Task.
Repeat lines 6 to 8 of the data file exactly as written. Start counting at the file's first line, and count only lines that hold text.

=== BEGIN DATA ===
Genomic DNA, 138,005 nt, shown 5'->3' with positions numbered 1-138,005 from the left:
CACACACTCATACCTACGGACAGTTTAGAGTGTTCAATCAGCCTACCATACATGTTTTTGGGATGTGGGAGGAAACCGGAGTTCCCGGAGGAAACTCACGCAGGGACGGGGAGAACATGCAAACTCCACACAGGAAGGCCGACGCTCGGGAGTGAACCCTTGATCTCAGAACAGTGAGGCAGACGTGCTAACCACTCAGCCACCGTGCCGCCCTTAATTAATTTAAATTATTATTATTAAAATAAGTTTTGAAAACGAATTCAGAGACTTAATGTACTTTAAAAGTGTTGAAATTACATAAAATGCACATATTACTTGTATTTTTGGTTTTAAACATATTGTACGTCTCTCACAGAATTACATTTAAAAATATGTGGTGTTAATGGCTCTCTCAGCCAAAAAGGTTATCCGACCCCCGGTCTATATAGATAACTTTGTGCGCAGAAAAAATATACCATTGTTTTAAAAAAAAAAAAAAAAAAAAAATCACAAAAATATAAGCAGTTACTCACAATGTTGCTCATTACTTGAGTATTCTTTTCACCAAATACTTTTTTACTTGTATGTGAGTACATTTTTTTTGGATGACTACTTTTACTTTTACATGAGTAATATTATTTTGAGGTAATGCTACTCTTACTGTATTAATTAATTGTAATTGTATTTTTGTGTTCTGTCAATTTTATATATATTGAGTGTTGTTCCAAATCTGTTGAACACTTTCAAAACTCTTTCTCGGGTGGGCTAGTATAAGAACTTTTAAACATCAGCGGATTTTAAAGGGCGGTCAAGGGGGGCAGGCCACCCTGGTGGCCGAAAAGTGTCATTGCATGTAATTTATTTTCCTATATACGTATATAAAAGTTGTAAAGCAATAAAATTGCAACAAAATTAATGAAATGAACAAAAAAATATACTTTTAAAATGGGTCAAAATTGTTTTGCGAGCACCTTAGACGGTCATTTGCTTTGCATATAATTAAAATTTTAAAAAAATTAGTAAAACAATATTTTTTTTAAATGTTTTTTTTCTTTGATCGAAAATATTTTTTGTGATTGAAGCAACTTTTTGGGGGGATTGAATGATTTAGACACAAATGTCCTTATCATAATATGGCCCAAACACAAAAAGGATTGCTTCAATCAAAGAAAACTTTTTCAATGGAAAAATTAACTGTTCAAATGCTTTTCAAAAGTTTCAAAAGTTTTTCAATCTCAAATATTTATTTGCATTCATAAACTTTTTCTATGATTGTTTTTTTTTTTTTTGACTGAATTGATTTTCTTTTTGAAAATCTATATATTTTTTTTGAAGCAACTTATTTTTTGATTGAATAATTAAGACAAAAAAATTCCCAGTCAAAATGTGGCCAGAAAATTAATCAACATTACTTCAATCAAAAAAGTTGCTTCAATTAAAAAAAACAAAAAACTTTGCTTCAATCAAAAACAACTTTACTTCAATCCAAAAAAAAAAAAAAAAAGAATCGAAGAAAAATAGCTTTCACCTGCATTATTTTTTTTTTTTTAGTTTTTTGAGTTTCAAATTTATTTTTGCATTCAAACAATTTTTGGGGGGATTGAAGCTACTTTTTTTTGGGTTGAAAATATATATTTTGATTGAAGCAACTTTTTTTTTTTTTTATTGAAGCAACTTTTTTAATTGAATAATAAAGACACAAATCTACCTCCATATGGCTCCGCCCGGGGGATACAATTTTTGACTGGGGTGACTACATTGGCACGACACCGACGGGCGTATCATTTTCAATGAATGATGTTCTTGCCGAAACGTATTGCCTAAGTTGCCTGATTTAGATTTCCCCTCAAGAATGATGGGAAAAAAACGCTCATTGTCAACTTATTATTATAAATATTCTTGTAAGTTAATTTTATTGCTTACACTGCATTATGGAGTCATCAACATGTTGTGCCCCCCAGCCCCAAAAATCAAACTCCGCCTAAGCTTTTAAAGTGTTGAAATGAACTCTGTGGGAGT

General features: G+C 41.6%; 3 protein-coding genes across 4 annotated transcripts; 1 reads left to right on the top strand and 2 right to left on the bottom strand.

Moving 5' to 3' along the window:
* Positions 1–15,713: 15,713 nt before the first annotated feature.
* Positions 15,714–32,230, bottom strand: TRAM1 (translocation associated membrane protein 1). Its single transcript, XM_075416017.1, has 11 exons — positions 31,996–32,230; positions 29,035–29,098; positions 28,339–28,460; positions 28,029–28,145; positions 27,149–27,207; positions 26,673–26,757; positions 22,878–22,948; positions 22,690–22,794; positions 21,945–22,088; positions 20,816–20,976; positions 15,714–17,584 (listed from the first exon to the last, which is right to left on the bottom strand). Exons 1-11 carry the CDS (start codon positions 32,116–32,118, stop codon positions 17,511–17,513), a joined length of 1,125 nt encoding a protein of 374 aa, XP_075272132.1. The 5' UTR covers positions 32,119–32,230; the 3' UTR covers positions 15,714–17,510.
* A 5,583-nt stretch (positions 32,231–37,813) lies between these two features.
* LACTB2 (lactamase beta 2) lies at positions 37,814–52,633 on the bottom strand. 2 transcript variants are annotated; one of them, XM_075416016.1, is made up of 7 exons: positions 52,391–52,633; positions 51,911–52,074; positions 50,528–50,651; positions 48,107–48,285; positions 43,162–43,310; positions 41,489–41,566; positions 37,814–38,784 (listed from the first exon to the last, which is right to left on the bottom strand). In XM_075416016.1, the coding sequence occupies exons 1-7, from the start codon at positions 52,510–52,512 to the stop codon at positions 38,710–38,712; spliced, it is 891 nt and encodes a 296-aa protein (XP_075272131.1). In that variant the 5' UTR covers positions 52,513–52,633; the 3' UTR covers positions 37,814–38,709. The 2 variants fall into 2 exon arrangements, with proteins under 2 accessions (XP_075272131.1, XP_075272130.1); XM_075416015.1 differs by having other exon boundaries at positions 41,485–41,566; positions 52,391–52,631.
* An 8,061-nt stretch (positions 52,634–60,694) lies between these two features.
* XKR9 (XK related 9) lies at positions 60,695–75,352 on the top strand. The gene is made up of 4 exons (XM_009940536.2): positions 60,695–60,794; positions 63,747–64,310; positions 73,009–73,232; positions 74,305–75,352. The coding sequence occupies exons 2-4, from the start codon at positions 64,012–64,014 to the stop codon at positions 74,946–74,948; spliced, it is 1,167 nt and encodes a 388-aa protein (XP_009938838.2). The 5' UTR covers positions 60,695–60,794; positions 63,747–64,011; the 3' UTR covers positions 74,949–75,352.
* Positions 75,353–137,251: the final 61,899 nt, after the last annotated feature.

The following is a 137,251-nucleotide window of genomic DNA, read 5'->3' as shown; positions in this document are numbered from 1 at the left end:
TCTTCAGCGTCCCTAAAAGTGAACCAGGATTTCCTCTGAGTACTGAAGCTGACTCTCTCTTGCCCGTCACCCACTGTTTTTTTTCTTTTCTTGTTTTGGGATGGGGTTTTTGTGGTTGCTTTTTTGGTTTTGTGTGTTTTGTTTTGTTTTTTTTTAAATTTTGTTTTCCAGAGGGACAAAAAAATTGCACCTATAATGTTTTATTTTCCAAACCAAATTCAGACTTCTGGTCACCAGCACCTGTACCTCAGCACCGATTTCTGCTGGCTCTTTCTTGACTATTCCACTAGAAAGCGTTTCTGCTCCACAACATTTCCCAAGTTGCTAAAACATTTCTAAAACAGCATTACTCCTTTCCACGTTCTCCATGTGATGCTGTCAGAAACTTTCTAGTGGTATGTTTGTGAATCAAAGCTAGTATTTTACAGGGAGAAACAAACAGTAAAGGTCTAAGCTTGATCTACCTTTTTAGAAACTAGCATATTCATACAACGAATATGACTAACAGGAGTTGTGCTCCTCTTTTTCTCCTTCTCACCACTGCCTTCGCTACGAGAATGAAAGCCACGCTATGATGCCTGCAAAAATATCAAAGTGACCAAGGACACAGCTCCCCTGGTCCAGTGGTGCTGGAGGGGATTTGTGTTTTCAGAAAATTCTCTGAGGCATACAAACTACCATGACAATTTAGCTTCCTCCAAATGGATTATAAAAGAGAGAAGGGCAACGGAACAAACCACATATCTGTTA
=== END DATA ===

* Positions 15,714–32,230, bottom strand: TRAM1 (translocation associated membrane protein 1). Its single transcript, XM_075416017.1, has 11 exons — positions 31,996–32,230; positions 29,035–29,098; positions 28,339–28,460; positions 28,029–28,145; positions 27,149–27,207; positions 26,673–26,757; positions 22,878–22,948; positions 22,690–22,794; positions 21,945–22,088; positions 20,816–20,976; positions 15,714–17,584 (listed from the first exon to the last, which is right to left on the bottom strand). Exons 1-11 carry the CDS (start codon positions 32,116–32,118, stop codon positions 17,511–17,513), a joined length of 1,125 nt encoding a protein of 374 aa, XP_075272132.1. The 5' UTR covers positions 32,119–32,230; the 3' UTR covers positions 15,714–17,510.
* A 5,583-nt stretch (positions 32,231–37,813) lies between these two features.
* LACTB2 (lactamase beta 2) lies at positions 37,814–52,633 on the bottom strand. 2 transcript variants are annotated; one of them, XM_075416016.1, is made up of 7 exons: positions 52,391–52,633; positions 51,911–52,074; positions 50,528–50,651; positions 48,107–48,285; positions 43,162–43,310; positions 41,489–41,566; positions 37,814–38,784 (listed from the first exon to the last, which is right to left on the bottom strand). In XM_075416016.1, the coding sequence occupies exons 1-7, from the start codon at positions 52,510–52,512 to the stop codon at positions 38,710–38,712; spliced, it is 891 nt and encodes a 296-aa protein (XP_075272131.1). In that variant the 5' UTR covers positions 52,513–52,633; the 3' UTR covers positions 37,814–38,709. The 2 variants fall into 2 exon arrangements, with proteins under 2 accessions (XP_075272131.1, XP_075272130.1); XM_075416015.1 differs by having other exon boundaries at positions 41,485–41,566; positions 52,391–52,631.